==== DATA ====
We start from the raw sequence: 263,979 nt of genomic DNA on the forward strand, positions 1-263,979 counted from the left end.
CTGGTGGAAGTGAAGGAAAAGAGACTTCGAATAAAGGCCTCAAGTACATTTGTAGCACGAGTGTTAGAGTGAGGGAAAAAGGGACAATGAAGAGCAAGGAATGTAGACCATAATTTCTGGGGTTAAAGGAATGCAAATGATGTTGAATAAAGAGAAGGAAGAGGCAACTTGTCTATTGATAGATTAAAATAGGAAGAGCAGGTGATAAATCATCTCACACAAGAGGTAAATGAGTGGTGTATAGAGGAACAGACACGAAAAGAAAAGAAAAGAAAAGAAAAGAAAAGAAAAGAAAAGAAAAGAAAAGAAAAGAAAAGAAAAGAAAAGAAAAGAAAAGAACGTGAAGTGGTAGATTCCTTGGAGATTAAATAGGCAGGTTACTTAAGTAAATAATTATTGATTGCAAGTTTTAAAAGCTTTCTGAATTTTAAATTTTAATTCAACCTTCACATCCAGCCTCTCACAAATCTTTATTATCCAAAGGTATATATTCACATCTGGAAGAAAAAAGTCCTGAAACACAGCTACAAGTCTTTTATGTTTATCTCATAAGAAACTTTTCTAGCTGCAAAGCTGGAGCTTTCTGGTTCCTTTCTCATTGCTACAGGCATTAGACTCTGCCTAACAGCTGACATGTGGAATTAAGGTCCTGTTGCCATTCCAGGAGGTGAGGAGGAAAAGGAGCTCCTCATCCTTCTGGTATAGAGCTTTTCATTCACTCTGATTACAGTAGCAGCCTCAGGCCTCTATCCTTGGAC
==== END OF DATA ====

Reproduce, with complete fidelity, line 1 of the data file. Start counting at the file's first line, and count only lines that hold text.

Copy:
We start from the raw sequence: 263,979 nt of genomic DNA on the forward strand, positions 1-263,979 counted from the left end.